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Sensory defunctionalization induced by 8% topical capsaicin treatment in a model of ultraviolet-B-induced cutaneous hyperalgesia
Experimental Brain Research  (IF1.972),  Pub Date : 2021-07-24, DOI: 10.1007/s00221-021-06170-0
Silvia Lo Vecchio, Hjalte Holm Andersen, Jesper Elberling, Lars Arendt-Nielsen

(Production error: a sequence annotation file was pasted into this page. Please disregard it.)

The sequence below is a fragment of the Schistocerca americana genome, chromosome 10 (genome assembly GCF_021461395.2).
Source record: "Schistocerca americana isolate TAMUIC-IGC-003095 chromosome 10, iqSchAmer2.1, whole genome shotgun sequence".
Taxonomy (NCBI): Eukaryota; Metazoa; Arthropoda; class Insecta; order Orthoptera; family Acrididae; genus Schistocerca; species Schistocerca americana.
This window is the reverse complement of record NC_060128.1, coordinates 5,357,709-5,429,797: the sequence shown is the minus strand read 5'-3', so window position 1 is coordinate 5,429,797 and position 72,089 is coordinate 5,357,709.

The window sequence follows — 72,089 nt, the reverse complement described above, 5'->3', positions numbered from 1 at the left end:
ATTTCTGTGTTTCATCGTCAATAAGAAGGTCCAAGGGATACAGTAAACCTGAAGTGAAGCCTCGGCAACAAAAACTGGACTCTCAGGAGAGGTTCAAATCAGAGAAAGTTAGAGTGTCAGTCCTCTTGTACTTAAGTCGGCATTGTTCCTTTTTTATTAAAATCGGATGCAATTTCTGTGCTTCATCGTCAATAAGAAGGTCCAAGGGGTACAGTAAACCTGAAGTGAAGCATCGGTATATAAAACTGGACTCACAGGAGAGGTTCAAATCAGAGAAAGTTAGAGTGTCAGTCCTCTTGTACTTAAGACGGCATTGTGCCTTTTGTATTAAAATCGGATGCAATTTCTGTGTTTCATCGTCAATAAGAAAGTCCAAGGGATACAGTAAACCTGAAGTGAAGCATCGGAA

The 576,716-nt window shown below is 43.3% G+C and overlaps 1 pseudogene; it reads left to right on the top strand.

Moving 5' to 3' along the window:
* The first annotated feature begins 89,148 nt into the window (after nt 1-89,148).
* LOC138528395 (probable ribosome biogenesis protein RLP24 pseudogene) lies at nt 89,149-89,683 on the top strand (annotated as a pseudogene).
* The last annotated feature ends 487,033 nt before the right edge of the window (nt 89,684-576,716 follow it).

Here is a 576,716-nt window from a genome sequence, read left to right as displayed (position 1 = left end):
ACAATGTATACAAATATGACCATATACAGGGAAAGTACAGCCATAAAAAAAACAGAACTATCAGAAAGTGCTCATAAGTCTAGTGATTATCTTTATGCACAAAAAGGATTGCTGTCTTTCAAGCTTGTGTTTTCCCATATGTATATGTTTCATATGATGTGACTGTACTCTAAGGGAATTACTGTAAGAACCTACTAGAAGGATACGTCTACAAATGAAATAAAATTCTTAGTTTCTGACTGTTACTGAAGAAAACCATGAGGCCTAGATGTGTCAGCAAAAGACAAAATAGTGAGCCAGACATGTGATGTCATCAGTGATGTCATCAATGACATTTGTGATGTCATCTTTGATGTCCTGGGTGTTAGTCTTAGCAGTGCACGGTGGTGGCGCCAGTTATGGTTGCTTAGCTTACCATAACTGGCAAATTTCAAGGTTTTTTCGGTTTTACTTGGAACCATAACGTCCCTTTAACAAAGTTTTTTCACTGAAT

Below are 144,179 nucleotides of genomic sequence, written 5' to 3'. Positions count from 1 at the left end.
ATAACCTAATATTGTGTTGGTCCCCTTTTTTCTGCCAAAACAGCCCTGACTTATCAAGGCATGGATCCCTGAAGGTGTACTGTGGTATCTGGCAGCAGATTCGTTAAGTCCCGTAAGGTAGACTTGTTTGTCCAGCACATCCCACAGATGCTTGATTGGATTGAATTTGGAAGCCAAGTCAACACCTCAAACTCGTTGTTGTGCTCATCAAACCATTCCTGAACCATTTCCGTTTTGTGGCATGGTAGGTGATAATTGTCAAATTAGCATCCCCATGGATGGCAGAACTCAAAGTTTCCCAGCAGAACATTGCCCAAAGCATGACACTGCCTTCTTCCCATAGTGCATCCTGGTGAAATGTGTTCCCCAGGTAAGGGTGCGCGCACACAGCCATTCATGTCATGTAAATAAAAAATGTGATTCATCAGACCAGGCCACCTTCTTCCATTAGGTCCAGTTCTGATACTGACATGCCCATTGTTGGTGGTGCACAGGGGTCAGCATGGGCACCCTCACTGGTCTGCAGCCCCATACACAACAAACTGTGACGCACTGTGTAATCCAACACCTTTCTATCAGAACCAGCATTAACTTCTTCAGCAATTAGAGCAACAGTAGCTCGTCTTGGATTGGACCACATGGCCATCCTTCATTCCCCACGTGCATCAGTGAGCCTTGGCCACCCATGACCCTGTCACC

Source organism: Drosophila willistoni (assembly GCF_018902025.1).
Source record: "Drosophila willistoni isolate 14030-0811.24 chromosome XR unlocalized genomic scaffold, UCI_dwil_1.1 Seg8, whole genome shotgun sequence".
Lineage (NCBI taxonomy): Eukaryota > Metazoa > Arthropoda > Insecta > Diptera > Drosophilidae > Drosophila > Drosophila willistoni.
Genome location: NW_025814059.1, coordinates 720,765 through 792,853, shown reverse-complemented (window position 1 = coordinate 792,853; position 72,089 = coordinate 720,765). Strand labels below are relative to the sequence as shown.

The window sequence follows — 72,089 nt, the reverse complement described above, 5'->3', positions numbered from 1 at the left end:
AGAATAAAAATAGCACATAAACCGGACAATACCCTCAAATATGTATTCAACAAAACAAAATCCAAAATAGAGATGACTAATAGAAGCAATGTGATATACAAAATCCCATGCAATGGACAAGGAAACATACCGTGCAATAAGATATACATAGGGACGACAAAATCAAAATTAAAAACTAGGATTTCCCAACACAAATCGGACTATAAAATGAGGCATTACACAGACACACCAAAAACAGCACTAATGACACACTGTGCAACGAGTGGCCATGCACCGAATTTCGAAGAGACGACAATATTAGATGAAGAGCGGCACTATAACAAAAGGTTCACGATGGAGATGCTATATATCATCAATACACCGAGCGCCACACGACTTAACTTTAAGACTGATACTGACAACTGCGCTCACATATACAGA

Subpopulations of primary nociceptors (C- and Aδ-fibers), express the TRPV1 receptor for heat and capsaicin. During cutaneous inflammation, these afferents may become sensitized, leading to primary hyperalgesia. It is known that TRPV1+ nociceptors are involved in heat hyperalgesia; however, their involvement in mechanical hyperalgesia is unclear. This study explored the contribution of capsaicin-sensitive nociceptors in the development of mechanical and heat hyperalgesia in humans following ultraviolet-B (UVB) irradiation. Skin areas in 18 healthy volunteers were randomized to treatment with 8% capsaicin/vehicle patches for 24 h. After patches removal, one capsaicin-treated area and one vehicle area were irradiated with 2xMED (minimal erythema dose) of UVB. 1, 3 and 7 days post-UVB exposure, tests were performed to evaluate the development of UVB-induced cutaneous hyperalgesia: thermal detection and pain thresholds, pain sensitivity to supra-threshold heat stimuli, mechanical pain threshold and sensitivity, touch pleasantness, trans-epidermal water loss (TEWL), inflammatory response, pigmentation and micro-vascular reactivity. Capsaicin pre-treatment, in the UVB-irradiated area (Capsaicin + UVB area), increased heat pain thresholds (P < 0.05), and decreased supra-threshold heat pain sensitivity (P < 0.05) 1, 3 and 7 days post-UVB irradiation, while mechanical hyperalgesia resulted unchanged (P > 0.2). No effects of capsaicin were reported on touch pleasantness (P = 1), TEWL (P = 0.31), inflammatory response and pigmentation (P > 0.3) or micro-vascular reactivity (P > 0.8) in response to the UVB irradiation. 8% capsaicin ablation predominantly defunctionalizes TRPV1+-expressing cutaneous nociceptors responsible for heat pain transduction, suggesting that sensitization of these fibers is required for development of heat hyperalgesia following cutaneous UVB-induced inflammation but they are likely only partially necessary for the establishment of robust primary mechanical hyperalgesia.